When procedural fairness under Article 21 was argued to defend the IMDT Act, the Court held that since proceedings under the IMDT Act were not criminal trials, procedural fairness under Article 21 would not apply. However, the Court failed to consider that Section 14 of the Foreigners Act clearly mandates imprisonment for whoever resides in India without valid documents. Thus, if the Foreigner Act is applied for detecting illegal migrant, then the person would undergo through a criminal trial. Further, in the Maneka Gandhi case, the Court had held procedural safeguard is an indispensable essence of Article 21. (Paragraph 124) Given the fact that lack of citizenship could render anyone stateless, thus it is imperative that procedural safeguards and fairness is maintained in such trials.

The Stateless Exception in South Africa

The South Africa Citizenship Act, 1995 governs the citizenship regime in the country. It has also shifted from jus soli to jus sanguinis form of citizenship over the years. The amended Act of 2010 states that any person born in the territory shall require at least one parent with South African citizenship.(S. 2(1)(b)) Such a provision significantly restricts the acquisition of citizenship for all persons born in South Africa to non-citizens.

However, in consonance with the several international conventions ratified by it, South Africa has recognized a child’s right to nationality at birth in its Constitution, and has provided the ‘Statelessness Exception’ in the law.(S. 2(2)) Thus, citizenship can be granted to individuals born in South Africa who do not have the citizenship or nationality of any other country or have no right to such citizenship or nationality, so long as the birth is duly registered. It grants these children a right to nationality by birth, thereby making them eligible for all other rights and privileges guaranteed to citizens.

This provision has saved a child of stateless parents from becoming stateless in the Mulowayi case. Here, the parents were Congolese refugees who had renounced their Congolese citizenship before fulfilling the ten years ‘permanent residency’ period for applying for South African citizenship. Meanwhile, when the child was born, they were stateless, and subsequently, the child’s nationality was also rejected. However, the Constitutional Court held that the child has the right to nationality, although their parents are presently stateless.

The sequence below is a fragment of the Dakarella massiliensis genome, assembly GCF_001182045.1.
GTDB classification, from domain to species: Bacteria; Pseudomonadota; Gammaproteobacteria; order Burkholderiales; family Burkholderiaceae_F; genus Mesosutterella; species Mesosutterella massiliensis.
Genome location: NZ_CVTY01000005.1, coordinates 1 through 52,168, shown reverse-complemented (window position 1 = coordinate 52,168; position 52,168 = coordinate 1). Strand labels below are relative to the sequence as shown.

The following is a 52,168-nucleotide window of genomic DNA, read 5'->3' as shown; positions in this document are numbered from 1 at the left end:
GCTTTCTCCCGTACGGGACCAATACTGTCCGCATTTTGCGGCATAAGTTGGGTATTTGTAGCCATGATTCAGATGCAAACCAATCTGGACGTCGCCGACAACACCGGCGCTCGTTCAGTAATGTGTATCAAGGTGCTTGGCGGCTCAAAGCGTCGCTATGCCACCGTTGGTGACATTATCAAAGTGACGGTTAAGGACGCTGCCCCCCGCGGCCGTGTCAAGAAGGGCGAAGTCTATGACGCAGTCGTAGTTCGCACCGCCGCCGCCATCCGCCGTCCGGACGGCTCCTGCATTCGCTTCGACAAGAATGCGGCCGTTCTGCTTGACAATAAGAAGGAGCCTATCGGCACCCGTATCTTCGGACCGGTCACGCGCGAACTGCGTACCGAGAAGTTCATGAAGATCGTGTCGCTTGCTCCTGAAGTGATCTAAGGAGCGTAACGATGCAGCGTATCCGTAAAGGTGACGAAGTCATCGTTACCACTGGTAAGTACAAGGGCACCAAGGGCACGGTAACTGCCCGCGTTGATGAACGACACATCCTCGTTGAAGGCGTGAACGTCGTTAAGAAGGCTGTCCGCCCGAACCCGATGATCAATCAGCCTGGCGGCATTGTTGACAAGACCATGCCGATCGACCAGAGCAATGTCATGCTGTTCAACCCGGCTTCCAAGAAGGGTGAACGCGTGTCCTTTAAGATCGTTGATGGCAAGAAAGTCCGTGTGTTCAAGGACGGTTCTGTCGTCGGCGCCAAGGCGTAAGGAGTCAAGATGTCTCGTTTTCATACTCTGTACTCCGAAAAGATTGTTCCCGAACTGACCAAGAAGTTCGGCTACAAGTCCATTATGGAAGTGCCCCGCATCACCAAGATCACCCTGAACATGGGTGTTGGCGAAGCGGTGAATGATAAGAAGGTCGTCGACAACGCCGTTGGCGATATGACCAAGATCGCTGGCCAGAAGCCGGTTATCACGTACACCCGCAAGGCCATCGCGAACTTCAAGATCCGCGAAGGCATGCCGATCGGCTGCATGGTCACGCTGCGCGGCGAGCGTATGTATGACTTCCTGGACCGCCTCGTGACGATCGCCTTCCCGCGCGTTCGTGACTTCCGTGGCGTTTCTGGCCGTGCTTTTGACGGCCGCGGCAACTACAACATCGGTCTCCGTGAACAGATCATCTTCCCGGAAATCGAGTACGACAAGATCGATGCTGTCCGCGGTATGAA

In a recent judgment, the South African High Court also held that the right to education extends to undocumented children, including those who may be illegal migrants. It was observed that the right to education and other essential rights concerning a child should extend to every child within the boundaries of South Africa, irrespective of nationality and immigration status. This is also in agreement with the South African Constitution, which guarantees the right to education to everyone. This judgment is significant because it ensures that minor children of non-citizens enjoy socio-economic benefits at par with citizens, although the nationality is only granted upon attaining the age of majority. (S. 4(3)) The Court opined that the focus must be on proper immigration controls and not on the invasion of the children’s fundamental rights. (Paragraph 99).

Conclusion

Unlike South Africa, India has not provided any safeguards against Statelessness. Further, in contrast to South African judiciary which has interpreted its Constitution in letter and spirit, the Indian judiciary has mostly interpreted illegal immigrants as a ‘Security Concern’ rather than a human right issue. Thus, it has equated immigration to ‘external aggression’ in the Sarbananda Sonowal case (Paragraph 38). This approach has also prevented to grant Right to Fair Procedure mentioned under Article 21 of the Constitution to illegal migrants even though the Article applies to all individual. This is despite the fact that India is a party to the CRC and UDHR. Thus, it is pivotal that India recognizes ‘Statelessness’ in its domestic law so that India could comply with its international obligations.

[1] The 2003 Citizenship Amendment Act came into force on 3rd December, 2004.


ABOUT THE AUTHORS

Jyotishka Guha

Jyotishka

Jyotishka is a fourth-year law student from WBNUJS. He is interested in issues concerning Human Rights and Comparative Constitutional Law Studies and is fascinated by Academic Writing. He has written articles advocating Prisoner’s Franchise Rights, misuse of sedition law to curtail dissent and the application of the RTI Act in judge’s appointment for greater transparency. He has also been the Associate Editor of Journal for Law and Society.

Srija Naskar

Srija

Srija Naskar is a fourth-year law student of The West Bengal National University of Juridical Sciences (WBNUJS). She is deeply interested in issues concerning human rights, gender and society. She has always enjoyed researching and writing and has written articles on the impact of the recent nationwide National Register of Citizens on the enclave exchanges between India and Bangladesh, status of the reproductive health of the sex workers in India, and on perceiving surrogacy from a Third World perspective.